Unbelievable…… Kagoshima District Court and Nagoya High Court both turned down the retrial plea of two cases (Ohsaki Case and Fukui Case) today. Read about the Ohsaki Case here, and Fukui Case here.
Here is an article about the Ohsaki case by mainichi.jp:
Court rejects appeal for retrial over 1979 murder case
KAGOSHIMA, Japan (Kyodo) — The Kagoshima District Court rejected on Wednesday an appeal for a retrial filed by a woman who was convicted and served a 10-year prison term for killing her brother-in-law in 1979 in Kagoshima Prefecture for insurance money.
The decision came after the district court had initially decided to reopen the case involving Ayako Haraguchi, now 85, in 2002, which was overruled by the Fukuoka High Court in 2004. The high court’s decision was eventually upheld by the Supreme Court.
The murder occurred in October 1979, when Kunio Nakamura, 42, was found dead in a cattle stable beside his home in the town of Osaki, Kagoshima.
Haraguchi and three others — Nakamura’s two brothers and a nephew of his — were subsequently arrested and indicted over the murder. The eldest brother was her husband at that time.
The four were found guilty at the district court the following year, and the three men did not contest the ruling. But Haraguchi has persistently pleaded not guilty and fought through to the Supreme Court, which ruled against her and let her 10-year prison term stand, based on confessions by the three.
Following her release in 1990, Haraguchi filed the first appeal for a retrial in 1995 with the district court, which ruled in favor of her.
After the plea was rejected by the high and top courts, she filed the second appeal for a retrial in 2010, with her defense team arguing the three men, considered her accomplices, were mentally incompetent and forced by investigators into confessing to the crime.
In giving the ruling Wednesday, Presiding Judge Hiroaki Nakamuta said, “It is unlikely that they were forced to confess,” as the extent of the three’s mental capacity “had been revealed to some extent and was taken into consideration in the decision (at the Supreme Court).”
The defense team said Haraguchi will file an appeal immediately.
“It’s a shame that the court rejected our appeal,” Haraguchi said after the ruling, adding she will keep fighting against it.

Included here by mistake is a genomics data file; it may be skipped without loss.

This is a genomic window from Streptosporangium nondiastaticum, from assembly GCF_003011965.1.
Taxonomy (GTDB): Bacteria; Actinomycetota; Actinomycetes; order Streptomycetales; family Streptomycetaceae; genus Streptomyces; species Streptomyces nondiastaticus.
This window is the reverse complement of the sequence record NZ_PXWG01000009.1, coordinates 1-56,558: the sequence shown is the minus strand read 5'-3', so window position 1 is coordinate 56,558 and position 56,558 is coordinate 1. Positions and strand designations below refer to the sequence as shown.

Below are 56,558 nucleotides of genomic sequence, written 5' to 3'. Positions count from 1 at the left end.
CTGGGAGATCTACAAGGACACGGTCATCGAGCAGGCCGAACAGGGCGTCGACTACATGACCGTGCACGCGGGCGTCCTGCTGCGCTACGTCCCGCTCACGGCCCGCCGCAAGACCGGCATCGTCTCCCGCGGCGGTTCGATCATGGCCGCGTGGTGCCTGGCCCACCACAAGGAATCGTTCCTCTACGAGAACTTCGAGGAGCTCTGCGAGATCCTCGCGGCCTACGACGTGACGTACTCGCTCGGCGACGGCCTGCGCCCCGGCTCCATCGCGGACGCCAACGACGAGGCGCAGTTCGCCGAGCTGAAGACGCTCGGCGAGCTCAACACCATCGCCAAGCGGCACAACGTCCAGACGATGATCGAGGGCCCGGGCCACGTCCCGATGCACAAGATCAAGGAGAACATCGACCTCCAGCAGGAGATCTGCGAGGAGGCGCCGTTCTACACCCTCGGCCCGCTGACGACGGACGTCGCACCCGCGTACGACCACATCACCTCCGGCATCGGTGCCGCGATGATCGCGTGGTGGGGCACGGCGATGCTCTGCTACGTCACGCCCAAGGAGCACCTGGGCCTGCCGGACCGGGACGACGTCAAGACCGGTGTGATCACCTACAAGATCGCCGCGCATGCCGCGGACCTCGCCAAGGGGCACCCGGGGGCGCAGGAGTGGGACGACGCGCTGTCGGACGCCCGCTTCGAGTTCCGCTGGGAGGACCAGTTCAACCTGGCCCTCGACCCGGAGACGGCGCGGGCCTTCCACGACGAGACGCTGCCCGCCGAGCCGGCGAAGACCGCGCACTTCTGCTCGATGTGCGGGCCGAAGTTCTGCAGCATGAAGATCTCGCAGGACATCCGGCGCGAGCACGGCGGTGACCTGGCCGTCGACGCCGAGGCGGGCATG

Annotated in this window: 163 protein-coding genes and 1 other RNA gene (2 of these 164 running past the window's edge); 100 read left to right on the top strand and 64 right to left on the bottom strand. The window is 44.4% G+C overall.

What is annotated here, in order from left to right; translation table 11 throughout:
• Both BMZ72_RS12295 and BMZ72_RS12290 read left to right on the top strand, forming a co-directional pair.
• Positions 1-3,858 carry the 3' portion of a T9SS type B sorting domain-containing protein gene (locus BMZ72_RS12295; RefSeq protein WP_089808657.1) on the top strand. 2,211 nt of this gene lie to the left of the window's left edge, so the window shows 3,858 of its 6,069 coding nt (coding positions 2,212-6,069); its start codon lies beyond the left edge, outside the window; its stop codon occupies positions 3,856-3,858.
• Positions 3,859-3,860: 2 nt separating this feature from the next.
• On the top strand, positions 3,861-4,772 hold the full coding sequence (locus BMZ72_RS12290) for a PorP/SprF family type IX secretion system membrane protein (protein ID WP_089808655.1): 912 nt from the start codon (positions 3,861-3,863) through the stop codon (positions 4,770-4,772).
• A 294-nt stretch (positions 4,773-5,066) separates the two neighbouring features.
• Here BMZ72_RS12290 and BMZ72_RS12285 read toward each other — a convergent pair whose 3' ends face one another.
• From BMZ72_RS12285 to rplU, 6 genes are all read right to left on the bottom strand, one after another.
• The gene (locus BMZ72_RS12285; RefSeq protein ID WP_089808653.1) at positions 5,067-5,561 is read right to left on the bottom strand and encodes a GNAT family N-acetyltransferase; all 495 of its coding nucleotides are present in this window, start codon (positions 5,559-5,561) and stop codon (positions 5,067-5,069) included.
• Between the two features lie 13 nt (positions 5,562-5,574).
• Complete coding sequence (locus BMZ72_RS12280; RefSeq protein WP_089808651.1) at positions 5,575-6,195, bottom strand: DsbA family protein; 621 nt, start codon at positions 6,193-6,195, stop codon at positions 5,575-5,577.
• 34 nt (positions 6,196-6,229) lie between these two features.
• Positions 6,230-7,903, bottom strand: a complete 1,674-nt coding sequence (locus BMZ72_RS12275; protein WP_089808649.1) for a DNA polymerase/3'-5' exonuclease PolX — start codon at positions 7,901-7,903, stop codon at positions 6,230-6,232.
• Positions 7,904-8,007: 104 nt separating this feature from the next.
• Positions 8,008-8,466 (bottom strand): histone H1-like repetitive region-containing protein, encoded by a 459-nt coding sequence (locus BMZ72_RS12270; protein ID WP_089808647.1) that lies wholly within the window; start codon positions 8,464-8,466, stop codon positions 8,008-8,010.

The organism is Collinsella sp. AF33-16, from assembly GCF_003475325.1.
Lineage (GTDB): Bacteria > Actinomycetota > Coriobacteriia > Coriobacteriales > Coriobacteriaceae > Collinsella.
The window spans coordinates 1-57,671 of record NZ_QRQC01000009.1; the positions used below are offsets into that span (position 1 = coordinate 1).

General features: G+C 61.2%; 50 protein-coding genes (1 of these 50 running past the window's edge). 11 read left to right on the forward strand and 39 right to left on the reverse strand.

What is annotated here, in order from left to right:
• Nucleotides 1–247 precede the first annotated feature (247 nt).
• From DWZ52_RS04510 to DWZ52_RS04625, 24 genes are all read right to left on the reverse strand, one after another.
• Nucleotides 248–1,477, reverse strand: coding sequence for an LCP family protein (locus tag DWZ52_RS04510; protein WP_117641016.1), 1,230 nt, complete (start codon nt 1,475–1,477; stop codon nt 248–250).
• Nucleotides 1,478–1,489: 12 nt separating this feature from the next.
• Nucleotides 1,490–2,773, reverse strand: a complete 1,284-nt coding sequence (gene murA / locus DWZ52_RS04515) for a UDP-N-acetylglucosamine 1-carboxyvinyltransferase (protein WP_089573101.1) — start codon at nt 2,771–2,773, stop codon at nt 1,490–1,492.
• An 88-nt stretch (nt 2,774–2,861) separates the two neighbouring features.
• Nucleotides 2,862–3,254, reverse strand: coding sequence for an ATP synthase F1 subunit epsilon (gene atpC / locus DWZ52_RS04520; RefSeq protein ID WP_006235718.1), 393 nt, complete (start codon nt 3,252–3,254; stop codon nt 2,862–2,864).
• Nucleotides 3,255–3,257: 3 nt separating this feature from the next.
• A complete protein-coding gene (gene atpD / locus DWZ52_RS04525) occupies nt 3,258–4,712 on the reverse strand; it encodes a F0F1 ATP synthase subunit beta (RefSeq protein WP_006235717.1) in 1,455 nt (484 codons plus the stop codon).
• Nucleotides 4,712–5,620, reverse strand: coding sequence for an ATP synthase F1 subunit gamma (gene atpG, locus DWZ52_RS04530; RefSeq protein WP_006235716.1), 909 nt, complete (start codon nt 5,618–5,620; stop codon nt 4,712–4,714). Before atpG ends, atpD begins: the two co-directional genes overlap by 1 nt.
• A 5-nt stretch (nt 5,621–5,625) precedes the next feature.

At the latest court, the defense team also submitted new evidence, including a forensic report showing doubt over the court’s finding that the victim was strangled with a towel as well as a psychologist’s written opinion stating the confessions of the three were most likely not based on their personal experiences.
The latest court, however, dismissed the evidence, saying it was not enough to alter the finding.
The court also rejected an appeal for a retrial filed in 2011 by relatives of Haraguchi’s late ex-husband.
Among the three men, the nephew also filed an appeal for a retrial before he committed suicide in 2001. His mother took over the plea but it was subsequently shelved after her death in 2004.
March 06, 2013(Mainichi Japan)
Article about the Fukui Case also by mainichi.jp:
High court turns down plea for retrial over 1986 murder case
NAGOYA (Kyodo) — The Nagoya High Court on Wednesday turned down an appeal for a retrial filed by a 47-year-old man who served a seven-year prison term for the 1986 murder of a junior high school girl in Fukui Prefecture.
The defense counsel for Shoji Maekawa, who has always maintained his innocence, will appeal the ruling to the Supreme Court.
The ruling came after the Kanazawa Branch of the high court decided in November 2011 to reopen the case on the grounds that “reasonable doubt” exists over whether Maekawa had killed Tomoko Takahashi, 15. It said changes in the depositions of acquaintances whose testimony was central to his conviction called into question their credibility.
The branch also said it was doubtful the victim’s stab wounds were created only by two knives as determined in the previous ruling, suggesting the existence of another weapon.
Although there was no direct evidence tying Maekawa to the murder, the prosecutors lodged an objection to the 2011 ruling, prompting the high court to examine the branch court’s decision.
In Wednesday’s ruling, Presiding Judge Hiroshi Shida said, “The changes in the depositions of the acquaintances could be explained in a reasonable manner, and they are fully trustworthy.”
Shida also said the defense side failed to present “clear proof” that could lead to reopening the case.
In the initial ruling, the Fukui District Court acquitted him in 1990, raising doubts over the acquaintances’ depositions, but the high court found him guilty and sentenced him to seven years in prison, a term finalized by the Supreme Court in 1997.
Takahashi was found murdered in her home in the city of Fukui on March 19, 1986. No decisive material evidence was found, leading investigators to rely mostly on the testimony of Maekawa’s acquaintances that they had seen him wearing blood-stained clothes and heard him confess to the murder.
March 06, 2013(Mainichi Japan)
So sad and disturbing that the court refuses to consider logical information rather than their paid ‘experts’. The innocent are charged and another criminal goes free.
Thank you for your comment, Ray’s Mom. My point exactly…